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Bacterial versus viral meningitis: comparison of the old and the new clinical prediction models

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Accurate initial diagnosis is the cornerstone for therapeutic decision making of acute bacterial meningitis (ABM). A previously reported statistical model based on a combination of four parameters (total polymorphonuclear cell count in cerebrospinal fluid (CSF), CSF/blood glucose ratio, age and month of onset) appeared effective in differentiating acute viral meningitis (AVM) from acute bacterial meningitis in western countries. The objectives of this study were to validate this model on a independent sample of patients with acute meningitis seen in Okinawa, a tropical region of Japan, and to build a new model based on this sample.


Retrospective review was performed for medical records of all persons aged more than 15 years for the management of community-acquired acute meningitis treated at a our hospital between 1985 and 1998. The criterion standard for bacterial meningitis was a positive CSF or blood culture. For viral meningitis, it was a discharge diagnosis of viral meningitis with no other etiology evident. A new prediction model was developed by using stepwise logistic regression analysis.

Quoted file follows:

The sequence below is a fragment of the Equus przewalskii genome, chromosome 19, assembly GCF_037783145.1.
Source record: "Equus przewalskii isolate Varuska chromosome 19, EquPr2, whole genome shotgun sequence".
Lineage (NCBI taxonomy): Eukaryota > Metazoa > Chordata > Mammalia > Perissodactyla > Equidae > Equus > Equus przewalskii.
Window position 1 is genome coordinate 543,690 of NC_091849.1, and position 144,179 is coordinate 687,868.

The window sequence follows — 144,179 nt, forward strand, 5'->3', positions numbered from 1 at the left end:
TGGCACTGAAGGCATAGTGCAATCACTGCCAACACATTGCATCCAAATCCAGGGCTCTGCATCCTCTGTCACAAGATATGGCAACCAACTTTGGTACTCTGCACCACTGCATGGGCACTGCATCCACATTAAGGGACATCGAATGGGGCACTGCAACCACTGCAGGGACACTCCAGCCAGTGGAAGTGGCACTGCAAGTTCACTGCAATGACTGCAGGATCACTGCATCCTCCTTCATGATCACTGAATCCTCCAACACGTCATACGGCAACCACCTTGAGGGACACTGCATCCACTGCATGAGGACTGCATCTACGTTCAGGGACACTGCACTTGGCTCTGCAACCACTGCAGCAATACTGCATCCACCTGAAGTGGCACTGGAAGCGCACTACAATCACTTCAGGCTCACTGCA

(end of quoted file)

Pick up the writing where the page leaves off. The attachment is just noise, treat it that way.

Forty-five cases of bacterial meningitis and 101 cases of viral meningitis were confirmed. The discriminatory power of the old model as measured by the area under the receiver operating characteristic curve (AUC) was 0.695 (95% Confidence Interval or CI 0.545-0.845). The best representative model selected four slightly different independent variables: age, mental confusion, neck stiffness, and total CSF polymorphonuclear cell count. The area under the ROC curve was 0.986 (95% CI 0.949-1.0), and significantly better than the old (P<0.05).


In differential diagnosis of acute bacterial and viral meningitis, the old prediction model may not be clinically useful when applied to a geographically distinct population in a different ethnicity. Older age, mental confusion, neck stiffness, and higher CSF polymorphonuclear cell count were identified as the most accurate logistic model predicting the likelihood of bacterial meningitis on our patients.


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Tokuda, Y. Bacterial versus viral meningitis: comparison of the old and the new clinical prediction models. Crit Care 4 (Suppl 1), P183 (2000).

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